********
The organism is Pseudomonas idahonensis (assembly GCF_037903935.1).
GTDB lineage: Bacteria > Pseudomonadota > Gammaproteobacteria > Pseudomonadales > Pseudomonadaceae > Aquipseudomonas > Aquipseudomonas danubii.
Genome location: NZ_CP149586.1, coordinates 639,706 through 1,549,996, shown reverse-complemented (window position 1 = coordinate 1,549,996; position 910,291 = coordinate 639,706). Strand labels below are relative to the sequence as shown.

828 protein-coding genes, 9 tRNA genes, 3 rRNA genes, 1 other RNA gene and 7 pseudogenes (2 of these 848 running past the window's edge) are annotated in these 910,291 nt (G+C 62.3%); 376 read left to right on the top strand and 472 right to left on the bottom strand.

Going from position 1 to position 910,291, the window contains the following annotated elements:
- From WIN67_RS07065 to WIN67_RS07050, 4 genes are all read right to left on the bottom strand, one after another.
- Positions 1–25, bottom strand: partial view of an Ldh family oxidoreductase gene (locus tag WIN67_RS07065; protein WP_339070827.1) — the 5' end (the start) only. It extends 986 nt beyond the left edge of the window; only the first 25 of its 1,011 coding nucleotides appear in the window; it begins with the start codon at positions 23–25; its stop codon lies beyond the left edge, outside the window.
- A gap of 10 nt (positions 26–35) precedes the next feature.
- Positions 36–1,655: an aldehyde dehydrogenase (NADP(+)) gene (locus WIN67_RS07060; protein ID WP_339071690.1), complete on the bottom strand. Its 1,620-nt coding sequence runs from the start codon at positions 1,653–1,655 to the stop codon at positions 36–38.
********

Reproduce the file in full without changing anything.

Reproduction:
The organism is Pseudomonas idahonensis (assembly GCF_037903935.1).
GTDB lineage: Bacteria > Pseudomonadota > Gammaproteobacteria > Pseudomonadales > Pseudomonadaceae > Aquipseudomonas > Aquipseudomonas danubii.
Genome location: NZ_CP149586.1, coordinates 639,706 through 1,549,996, shown reverse-complemented (window position 1 = coordinate 1,549,996; position 910,291 = coordinate 639,706). Strand labels below are relative to the sequence as shown.

828 protein-coding genes, 9 tRNA genes, 3 rRNA genes, 1 other RNA gene and 7 pseudogenes (2 of these 848 running past the window's edge) are annotated in these 910,291 nt (G+C 62.3%); 376 read left to right on the top strand and 472 right to left on the bottom strand.

Going from position 1 to position 910,291, the window contains the following annotated elements:
- From WIN67_RS07065 to WIN67_RS07050, 4 genes are all read right to left on the bottom strand, one after another.
- Positions 1–25, bottom strand: partial view of an Ldh family oxidoreductase gene (locus tag WIN67_RS07065; protein WP_339070827.1) — the 5' end (the start) only. It extends 986 nt beyond the left edge of the window; only the first 25 of its 1,011 coding nucleotides appear in the window; it begins with the start codon at positions 23–25; its stop codon lies beyond the left edge, outside the window.
- A gap of 10 nt (positions 26–35) precedes the next feature.
- Positions 36–1,655: an aldehyde dehydrogenase (NADP(+)) gene (locus WIN67_RS07060; protein ID WP_339071690.1), complete on the bottom strand. Its 1,620-nt coding sequence runs from the start codon at positions 1,653–1,655 to the stop codon at positions 36–38.